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Switch from Transifex to Weblate infrastructure #111

sanecito opened this issue Sep 1, 2019 · 2 comments


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commented Sep 1, 2019

This is a Bisq Network proposal. Please familiarize yourself with the submission and review process.

Proposal: Move from using Transifex to translate the project to Weblate (non-self-hosted instance). Note that Weblate hosted (vs self-hosted) would likely be free given their Gratis for libre projects pricing.

Implementer(s): @erciccione (mentioned in Slack that they'd be happy to help, has experience moving from Pootle to self-hosted Weblate), myself, and/or those who implemented Transifex (was thinking mainly for feedback / lessons learned, but if they want they can set up the config too). Weblate admins and language maintainers would be the same as Transifex.

Testing: Before executing the migration itself, as suggested by y3v63n we'd be having "a couple of test projects (for software and website) and having everyone involved in translations and @ripcurlx (who pulls the translations in the app) expressing their opinion"

Why should the Bisq community care about improving our localization tools?: Apart from maybe adding new fiat processing methods, localization is arguably the biggest factor in improving liquidity. Don't believe me? Look at other language based issues where you hear things like this:

Yes, the language barrier has been the biggest obstacle on-boarding new users to Bisq in Japan, as nobody really speaks English except foreigners or internationalized Japanese people. Since non-English speakers are afraid they might make a mistake and lose funds, they are too scared to try it. Currently the order book is entirely made up of a few foreigners who are the members of the Tokyo Bitcoin community, and we really need Japanese translations to get Bisq adoption in Japan. Thank you for this!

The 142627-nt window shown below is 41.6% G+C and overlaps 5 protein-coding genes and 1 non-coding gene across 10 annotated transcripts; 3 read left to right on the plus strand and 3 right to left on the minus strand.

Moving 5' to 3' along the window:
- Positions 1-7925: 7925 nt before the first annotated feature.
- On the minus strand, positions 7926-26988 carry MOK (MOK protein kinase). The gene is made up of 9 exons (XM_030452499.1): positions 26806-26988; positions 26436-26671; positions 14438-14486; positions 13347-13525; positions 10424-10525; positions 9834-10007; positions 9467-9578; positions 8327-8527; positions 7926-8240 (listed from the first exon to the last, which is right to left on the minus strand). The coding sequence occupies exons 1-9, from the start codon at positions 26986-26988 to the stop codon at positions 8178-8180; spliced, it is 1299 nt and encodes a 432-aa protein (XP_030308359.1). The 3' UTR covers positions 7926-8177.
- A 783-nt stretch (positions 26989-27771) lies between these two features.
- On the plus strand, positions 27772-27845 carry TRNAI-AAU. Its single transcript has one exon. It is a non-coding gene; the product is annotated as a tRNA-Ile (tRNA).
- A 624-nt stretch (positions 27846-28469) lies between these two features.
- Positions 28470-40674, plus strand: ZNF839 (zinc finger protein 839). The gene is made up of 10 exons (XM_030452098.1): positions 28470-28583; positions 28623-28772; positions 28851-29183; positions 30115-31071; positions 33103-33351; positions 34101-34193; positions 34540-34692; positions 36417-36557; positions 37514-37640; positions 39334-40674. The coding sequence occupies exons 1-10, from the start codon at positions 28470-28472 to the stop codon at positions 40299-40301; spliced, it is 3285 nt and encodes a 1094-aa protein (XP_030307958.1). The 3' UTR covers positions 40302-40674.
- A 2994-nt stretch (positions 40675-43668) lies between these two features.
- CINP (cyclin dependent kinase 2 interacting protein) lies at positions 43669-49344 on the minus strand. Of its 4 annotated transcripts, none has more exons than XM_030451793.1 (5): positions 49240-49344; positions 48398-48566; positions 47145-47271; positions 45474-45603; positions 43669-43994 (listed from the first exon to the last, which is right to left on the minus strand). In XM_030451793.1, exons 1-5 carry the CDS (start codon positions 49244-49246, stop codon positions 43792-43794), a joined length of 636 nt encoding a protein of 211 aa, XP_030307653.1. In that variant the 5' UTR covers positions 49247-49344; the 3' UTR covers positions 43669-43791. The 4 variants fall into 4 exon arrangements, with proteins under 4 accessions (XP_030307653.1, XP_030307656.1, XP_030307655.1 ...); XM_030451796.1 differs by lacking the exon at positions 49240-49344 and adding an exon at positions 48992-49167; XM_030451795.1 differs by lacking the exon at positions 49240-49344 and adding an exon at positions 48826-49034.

But we already have Transifex and it works well enough. Why should any effort be put into moving to another tool when we could spend it elsewhere?:

  • In short, FOSS has value. Let's assume for a moment that Transifex and Weblate are exactly the same, with the only difference being that Transifex is proprietary and Weblate is FOSS. Which one would you choose? People would most likely choose FOSS. Let's break down why FOSS is boss.

  • Anyone can submit a patch. Is there a feature you want or bug that's irritating you with Transifex? Too bad; the code is proprietary, you can't help make the tool better. Furthermore, since Bisq is a (presumably) free customer of Transifex, any requests to add features or fix bugs are likely going to be the lowest priority for Transifex as Bisq isn't a paying customer. Conversely, Weblate you can take ownership and work with other members of the Weblate community to get that feature, that bug fix, or even further improve the localization of Weblate itself. Individuals can also place bounties on said bugs or fixes via things like BountySource.

  • No worries if the Weblate maintainers leave: This is admittedly a low risk, but if Transifex were to go out of business that would be it. Weblate is FOSS which means anyone can fork and become new maintainers or we can resort to self-hosting.

  • Free advertising on Weblate's front page. Visit both and While both advertise their product, Weblate also advertises the active communities (seen below). Free advertising is great as it means more eyeballs which can translate into more localizers for Bisq. **Note that this is for Weblate hosting, not for self-hosted.


  • Arguably more feature rich than Transifex. There's a variety of features that Weblate has over Transifex. One such feature is the ability to easily advertise the Bisq project and current status via widgets